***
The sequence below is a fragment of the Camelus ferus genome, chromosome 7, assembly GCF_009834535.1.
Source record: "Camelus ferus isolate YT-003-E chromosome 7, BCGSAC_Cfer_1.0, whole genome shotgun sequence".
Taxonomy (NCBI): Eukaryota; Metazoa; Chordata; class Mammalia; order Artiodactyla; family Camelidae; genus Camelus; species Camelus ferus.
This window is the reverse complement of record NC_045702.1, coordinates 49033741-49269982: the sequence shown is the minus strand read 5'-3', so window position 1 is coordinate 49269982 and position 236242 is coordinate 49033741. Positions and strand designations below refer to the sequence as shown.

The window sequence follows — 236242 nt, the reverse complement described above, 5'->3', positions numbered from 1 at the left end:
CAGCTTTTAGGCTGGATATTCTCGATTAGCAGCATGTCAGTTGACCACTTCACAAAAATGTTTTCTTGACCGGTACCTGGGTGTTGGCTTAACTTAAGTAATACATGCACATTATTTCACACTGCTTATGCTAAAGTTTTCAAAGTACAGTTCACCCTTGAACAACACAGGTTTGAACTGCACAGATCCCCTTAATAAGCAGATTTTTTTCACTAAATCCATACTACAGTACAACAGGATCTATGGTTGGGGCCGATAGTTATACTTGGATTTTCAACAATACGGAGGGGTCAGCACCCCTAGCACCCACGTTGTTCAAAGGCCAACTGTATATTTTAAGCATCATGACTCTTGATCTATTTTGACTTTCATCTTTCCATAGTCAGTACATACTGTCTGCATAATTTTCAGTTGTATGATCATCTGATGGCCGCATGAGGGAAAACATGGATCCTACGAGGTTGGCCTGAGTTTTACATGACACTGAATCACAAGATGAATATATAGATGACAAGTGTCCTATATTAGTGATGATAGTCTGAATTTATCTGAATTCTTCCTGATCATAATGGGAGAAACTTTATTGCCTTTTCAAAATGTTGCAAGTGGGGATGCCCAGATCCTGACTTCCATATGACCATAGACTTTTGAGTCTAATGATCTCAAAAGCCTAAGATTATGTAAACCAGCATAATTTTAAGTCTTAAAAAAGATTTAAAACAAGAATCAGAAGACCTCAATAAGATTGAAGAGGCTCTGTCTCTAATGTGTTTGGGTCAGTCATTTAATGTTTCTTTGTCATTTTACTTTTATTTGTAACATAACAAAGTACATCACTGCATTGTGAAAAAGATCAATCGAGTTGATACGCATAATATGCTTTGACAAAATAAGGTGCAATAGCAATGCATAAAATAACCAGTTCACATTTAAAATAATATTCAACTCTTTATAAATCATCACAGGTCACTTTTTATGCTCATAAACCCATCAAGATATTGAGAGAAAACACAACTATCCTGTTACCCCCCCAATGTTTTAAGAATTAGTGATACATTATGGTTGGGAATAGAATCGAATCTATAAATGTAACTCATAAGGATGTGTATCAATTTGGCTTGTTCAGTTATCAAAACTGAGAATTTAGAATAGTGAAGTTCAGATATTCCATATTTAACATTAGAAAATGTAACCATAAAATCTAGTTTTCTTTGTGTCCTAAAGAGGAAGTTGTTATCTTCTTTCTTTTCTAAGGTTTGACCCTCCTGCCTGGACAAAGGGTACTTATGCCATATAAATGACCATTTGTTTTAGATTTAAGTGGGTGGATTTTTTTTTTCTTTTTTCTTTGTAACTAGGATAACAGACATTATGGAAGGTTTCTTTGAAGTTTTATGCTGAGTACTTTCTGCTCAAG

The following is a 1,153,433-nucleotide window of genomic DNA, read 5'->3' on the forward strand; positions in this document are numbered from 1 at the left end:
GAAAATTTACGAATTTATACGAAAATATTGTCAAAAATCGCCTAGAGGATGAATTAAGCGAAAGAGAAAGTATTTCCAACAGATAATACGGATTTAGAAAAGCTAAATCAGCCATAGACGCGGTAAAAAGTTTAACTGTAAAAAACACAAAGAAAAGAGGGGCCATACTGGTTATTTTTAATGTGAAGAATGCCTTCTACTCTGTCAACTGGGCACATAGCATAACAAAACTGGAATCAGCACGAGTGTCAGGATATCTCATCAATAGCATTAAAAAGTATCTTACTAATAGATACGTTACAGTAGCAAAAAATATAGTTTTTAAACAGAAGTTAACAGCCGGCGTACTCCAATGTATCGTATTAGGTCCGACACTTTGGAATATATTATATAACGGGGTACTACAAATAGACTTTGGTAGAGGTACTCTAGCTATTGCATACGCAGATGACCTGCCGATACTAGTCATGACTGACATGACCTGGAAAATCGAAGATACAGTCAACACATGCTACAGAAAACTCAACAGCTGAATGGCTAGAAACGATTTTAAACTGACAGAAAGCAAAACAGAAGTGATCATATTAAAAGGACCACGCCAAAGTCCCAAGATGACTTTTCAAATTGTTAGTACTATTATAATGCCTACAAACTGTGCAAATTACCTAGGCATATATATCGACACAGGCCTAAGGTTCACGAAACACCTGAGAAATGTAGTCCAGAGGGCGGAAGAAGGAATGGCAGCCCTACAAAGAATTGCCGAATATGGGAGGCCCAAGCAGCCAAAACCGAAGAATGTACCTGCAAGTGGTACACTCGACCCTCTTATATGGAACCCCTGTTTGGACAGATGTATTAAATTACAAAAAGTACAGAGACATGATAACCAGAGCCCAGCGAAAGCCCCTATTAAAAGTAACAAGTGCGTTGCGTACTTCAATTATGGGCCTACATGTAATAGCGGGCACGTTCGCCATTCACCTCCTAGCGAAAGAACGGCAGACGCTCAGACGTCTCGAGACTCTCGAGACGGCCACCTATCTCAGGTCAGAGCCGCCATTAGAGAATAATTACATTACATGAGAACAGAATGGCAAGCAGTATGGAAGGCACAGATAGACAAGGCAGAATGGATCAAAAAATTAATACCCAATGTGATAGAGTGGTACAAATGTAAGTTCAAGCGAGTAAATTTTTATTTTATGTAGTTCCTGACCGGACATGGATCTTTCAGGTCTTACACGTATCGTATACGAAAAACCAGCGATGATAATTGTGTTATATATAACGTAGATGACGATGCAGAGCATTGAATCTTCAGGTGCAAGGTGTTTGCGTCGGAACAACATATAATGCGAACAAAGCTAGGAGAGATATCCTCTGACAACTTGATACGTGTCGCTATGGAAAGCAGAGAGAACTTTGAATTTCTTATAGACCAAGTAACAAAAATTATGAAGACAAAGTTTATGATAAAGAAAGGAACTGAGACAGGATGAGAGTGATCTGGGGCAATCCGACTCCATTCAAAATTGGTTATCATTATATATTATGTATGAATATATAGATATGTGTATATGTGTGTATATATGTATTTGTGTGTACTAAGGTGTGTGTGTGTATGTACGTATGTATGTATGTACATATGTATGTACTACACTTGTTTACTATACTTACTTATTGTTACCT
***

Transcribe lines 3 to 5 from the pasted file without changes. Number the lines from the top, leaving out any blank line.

Taxonomy (NCBI): Eukaryota; Metazoa; Chordata; class Mammalia; order Artiodactyla; family Camelidae; genus Camelus; species Camelus ferus.
This window is the reverse complement of record NC_045702.1, coordinates 49033741-49269982: the sequence shown is the minus strand read 5'-3', so window position 1 is coordinate 49269982 and position 236242 is coordinate 49033741. Positions and strand designations below refer to the sequence as shown.

The window sequence follows — 236242 nt, the reverse complement described above, 5'->3', positions numbered from 1 at the left end: